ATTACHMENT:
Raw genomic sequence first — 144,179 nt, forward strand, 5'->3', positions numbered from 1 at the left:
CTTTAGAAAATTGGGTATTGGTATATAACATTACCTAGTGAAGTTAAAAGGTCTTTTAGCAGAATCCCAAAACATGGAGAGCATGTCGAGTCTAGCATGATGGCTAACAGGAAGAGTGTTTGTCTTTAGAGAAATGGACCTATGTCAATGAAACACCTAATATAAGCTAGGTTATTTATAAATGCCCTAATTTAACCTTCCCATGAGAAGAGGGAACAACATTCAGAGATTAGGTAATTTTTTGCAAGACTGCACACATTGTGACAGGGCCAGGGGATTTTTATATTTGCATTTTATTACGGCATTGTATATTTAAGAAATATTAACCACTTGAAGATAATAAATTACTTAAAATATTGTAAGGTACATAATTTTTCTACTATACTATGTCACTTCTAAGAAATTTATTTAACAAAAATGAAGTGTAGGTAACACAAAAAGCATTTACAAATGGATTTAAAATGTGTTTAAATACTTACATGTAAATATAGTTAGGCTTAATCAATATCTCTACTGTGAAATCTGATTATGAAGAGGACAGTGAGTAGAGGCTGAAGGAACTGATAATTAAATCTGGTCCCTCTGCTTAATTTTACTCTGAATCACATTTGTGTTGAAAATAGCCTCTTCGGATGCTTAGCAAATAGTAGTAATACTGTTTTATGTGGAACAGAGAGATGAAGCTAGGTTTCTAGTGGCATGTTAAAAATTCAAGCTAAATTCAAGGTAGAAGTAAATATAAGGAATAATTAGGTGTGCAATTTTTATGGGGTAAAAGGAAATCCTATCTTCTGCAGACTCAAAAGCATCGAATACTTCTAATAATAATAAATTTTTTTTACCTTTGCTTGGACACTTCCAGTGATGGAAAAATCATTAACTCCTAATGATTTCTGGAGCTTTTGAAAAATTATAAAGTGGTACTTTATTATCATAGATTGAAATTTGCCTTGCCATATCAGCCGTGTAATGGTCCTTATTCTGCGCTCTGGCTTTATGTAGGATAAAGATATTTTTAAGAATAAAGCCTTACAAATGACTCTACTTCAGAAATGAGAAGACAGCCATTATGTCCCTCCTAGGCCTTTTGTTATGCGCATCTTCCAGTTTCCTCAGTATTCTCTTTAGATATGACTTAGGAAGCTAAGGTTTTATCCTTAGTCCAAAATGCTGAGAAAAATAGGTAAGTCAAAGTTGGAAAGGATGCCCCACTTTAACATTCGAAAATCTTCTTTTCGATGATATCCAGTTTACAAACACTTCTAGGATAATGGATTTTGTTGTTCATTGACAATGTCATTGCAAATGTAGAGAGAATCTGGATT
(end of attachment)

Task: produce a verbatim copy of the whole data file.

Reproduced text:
Raw genomic sequence first — 144,179 nt, forward strand, 5'->3', positions numbered from 1 at the left:
CTTTAGAAAATTGGGTATTGGTATATAACATTACCTAGTGAAGTTAAAAGGTCTTTTAGCAGAATCCCAAAACATGGAGAGCATGTCGAGTCTAGCATGATGGCTAACAGGAAGAGTGTTTGTCTTTAGAGAAATGGACCTATGTCAATGAAACACCTAATATAAGCTAGGTTATTTATAAATGCCCTAATTTAACCTTCCCATGAGAAGAGGGAACAACATTCAGAGATTAGGTAATTTTTTGCAAGACTGCACACATTGTGACAGGGCCAGGGGATTTTTATATTTGCATTTTATTACGGCATTGTATATTTAAGAAATATTAACCACTTGAAGATAATAAATTACTTAAAATATTGTAAGGTACATAATTTTTCTACTATACTATGTCACTTCTAAGAAATTTATTTAACAAAAATGAAGTGTAGGTAACACAAAAAGCATTTACAAATGGATTTAAAATGTGTTTAAATACTTACATGTAAATATAGTTAGGCTTAATCAATATCTCTACTGTGAAATCTGATTATGAAGAGGACAGTGAGTAGAGGCTGAAGGAACTGATAATTAAATCTGGTCCCTCTGCTTAATTTTACTCTGAATCACATTTGTGTTGAAAATAGCCTCTTCGGATGCTTAGCAAATAGTAGTAATACTGTTTTATGTGGAACAGAGAGATGAAGCTAGGTTTCTAGTGGCATGTTAAAAATTCAAGCTAAATTCAAGGTAGAAGTAAATATAAGGAATAATTAGGTGTGCAATTTTTATGGGGTAAAAGGAAATCCTATCTTCTGCAGACTCAAAAGCATCGAATACTTCTAATAATAATAAATTTTTTTTACCTTTGCTTGGACACTTCCAGTGATGGAAAAATCATTAACTCCTAATGATTTCTGGAGCTTTTGAAAAATTATAAAGTGGTACTTTATTATCATAGATTGAAATTTGCCTTGCCATATCAGCCGTGTAATGGTCCTTATTCTGCGCTCTGGCTTTATGTAGGATAAAGATATTTTTAAGAATAAAGCCTTACAAATGACTCTACTTCAGAAATGAGAAGACAGCCATTATGTCCCTCCTAGGCCTTTTGTTATGCGCATCTTCCAGTTTCCTCAGTATTCTCTTTAGATATGACTTAGGAAGCTAAGGTTTTATCCTTAGTCCAAAATGCTGAGAAAAATAGGTAAGTCAAAGTTGGAAAGGATGCCCCACTTTAACATTCGAAAATCTTCTTTTCGATGATATCCAGTTTACAAACACTTCTAGGATAATGGATTTTGTTGTTCATTGACAATGTCATTGCAAATGTAGAGAGAATCTGGATT